So far, I’ve found a few ancestors of mine that fought in the Revolutionary War – and Johann Matthias Flach (aka Mathias Flaugh) was the first I found. I wasn’t the first to find him though, a family genealogist (Sara E. Flaugh) in the past did some major work and actually traced him back to Germany.
It turns out that Mathias (that’s what I’ll call him because most of his military paperwork goes by that), was born of a baker in Rimhorn, Germany in 1752. But he never met his dad, since he died a few weeks before Mathias was born.
The next we see of Mathias is him coming to America via Rotterdam on the ship Union on September 27, 1773. And we can see that he was registered on October 4, 1773 as an indentured servant to a John Peter in Philadelphia for 3 years and 3 months for a total of 20£ (pounds).
Wikipedia states that Indentured servitude was a labor system whereby young people paid for their passage to the New World by working for an employer for a certain number of years. It was widely employed in the 18th century in the British colonies in North America and elsewhere.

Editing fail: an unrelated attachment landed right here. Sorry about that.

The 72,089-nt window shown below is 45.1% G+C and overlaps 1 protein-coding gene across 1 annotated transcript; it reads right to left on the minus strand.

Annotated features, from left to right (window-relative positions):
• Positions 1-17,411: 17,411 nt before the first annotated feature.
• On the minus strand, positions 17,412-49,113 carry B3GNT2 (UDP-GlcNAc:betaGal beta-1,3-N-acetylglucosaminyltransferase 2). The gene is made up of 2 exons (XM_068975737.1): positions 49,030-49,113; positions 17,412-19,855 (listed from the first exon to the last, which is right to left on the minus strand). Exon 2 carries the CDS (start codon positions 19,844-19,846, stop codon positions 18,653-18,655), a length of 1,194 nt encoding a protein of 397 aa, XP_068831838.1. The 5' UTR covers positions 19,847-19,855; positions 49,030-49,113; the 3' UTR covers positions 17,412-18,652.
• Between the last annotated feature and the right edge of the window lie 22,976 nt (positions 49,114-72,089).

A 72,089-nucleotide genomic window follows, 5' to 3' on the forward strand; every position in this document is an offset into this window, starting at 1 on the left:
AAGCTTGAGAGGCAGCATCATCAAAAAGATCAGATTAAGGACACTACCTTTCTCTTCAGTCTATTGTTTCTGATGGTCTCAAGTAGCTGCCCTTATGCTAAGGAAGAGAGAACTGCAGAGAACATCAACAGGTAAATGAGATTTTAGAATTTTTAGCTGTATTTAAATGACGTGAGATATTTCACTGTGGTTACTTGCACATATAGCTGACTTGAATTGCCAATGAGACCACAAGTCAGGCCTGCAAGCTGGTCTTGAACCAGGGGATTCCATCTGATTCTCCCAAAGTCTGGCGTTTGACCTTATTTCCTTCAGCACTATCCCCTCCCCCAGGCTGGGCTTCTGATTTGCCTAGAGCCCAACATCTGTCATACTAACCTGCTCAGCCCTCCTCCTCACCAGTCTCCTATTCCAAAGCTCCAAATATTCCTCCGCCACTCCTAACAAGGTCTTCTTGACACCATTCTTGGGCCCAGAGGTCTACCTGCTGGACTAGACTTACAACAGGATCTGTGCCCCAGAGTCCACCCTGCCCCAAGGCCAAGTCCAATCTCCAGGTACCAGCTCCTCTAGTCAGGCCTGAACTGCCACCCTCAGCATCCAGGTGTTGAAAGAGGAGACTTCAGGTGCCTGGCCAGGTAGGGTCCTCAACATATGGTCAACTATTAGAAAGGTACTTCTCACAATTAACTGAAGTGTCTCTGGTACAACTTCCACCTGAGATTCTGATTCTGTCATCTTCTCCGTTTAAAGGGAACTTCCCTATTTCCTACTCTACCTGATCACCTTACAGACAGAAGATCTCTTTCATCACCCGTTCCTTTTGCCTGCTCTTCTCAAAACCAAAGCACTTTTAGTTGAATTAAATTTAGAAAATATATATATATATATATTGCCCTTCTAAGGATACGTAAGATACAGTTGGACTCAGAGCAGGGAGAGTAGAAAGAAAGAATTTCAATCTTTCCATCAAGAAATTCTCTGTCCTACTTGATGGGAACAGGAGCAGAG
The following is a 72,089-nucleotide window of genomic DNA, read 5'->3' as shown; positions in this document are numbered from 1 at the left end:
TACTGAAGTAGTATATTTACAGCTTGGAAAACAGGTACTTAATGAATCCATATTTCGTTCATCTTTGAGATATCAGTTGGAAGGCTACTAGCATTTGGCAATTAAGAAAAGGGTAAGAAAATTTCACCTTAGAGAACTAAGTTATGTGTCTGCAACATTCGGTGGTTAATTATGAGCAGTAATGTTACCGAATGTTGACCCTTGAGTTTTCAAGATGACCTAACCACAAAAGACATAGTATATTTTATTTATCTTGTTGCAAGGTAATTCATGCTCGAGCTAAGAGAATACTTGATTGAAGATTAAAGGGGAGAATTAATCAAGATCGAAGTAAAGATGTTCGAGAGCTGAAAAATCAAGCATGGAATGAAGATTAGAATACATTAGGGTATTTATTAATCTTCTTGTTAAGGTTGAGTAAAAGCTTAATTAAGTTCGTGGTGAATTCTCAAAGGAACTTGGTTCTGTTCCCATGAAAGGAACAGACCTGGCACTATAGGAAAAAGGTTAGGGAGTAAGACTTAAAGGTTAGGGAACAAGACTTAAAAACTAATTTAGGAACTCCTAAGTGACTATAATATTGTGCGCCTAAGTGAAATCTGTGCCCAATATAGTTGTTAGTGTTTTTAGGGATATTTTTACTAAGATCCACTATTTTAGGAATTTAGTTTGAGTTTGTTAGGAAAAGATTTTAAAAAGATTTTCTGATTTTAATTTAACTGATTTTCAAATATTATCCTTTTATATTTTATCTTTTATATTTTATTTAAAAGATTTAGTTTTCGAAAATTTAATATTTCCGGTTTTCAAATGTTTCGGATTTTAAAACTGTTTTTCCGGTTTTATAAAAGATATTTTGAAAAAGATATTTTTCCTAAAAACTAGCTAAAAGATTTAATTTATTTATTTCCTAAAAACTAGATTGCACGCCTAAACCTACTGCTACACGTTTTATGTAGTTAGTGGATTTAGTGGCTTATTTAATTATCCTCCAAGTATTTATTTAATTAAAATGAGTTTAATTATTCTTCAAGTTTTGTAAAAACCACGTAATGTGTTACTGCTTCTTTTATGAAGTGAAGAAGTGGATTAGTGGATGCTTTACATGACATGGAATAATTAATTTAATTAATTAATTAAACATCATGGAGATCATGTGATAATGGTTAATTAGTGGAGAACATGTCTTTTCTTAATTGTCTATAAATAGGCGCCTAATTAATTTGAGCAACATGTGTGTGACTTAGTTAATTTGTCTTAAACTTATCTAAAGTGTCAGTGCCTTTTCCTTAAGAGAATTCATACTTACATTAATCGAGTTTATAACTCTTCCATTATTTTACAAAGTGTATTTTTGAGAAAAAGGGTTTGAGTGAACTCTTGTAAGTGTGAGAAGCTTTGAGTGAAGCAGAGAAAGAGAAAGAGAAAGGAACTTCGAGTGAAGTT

But… I think he paid off his debt early or John Peter let him go; because he joined the Continental Army on July 13, 1776. Most of the file in the previous link are several pieces of correspondence discussing Mathias and his service. Pages 8, 9, & 34 basically summarize the entire file. He was originally under Colonel Nicholas Haussegger (check out his story – turns out he was thought to have been a traitor at one point) and he fought in these battles:
- Trenton – January 2, 1777 (Interesting that Mathias was a Hessian and he fought in America’s first major victory against Hessian troops).
- Brandywine – September 11, 1777 (Our side wasn’t victorious all the time – we lost this battle).
- Germantown – October 4, 1777 (And we lost this battle).
- Monmouth – June 28, 1778 (This one seems to be mostly a draw until the British withdrew from the battle at night).
- Sullivan’s Expedition against the Iroquois – Summer of 1779 (Continued fighting against Tory Loyalists and the Iroquois Confederacy).
We know he survived because he got his final pay in June of 1791.
We can also find that he had a land warrant for 100 acres that was surveyed in Apr 1793 in Cumberland County, Pennsylvania. Sometime after this (by the 1800 Census) he had moved to Crawford County, Pennsylvania. Later, in 1818, he started receiving a pension for his war service while living in Crawford, Pennsylvania. Thankfully, even his wife continued to get the pension as can be seen by this Congressional report in 1838.
After the war (from 1783 to 1803) he and his wife, Anna (Arnold) Flach, had at least six children. He is buried in Peiffer Cemetery in Saegertown, Pennsylvania. And, over 250 years later, his ancestors are still going strong!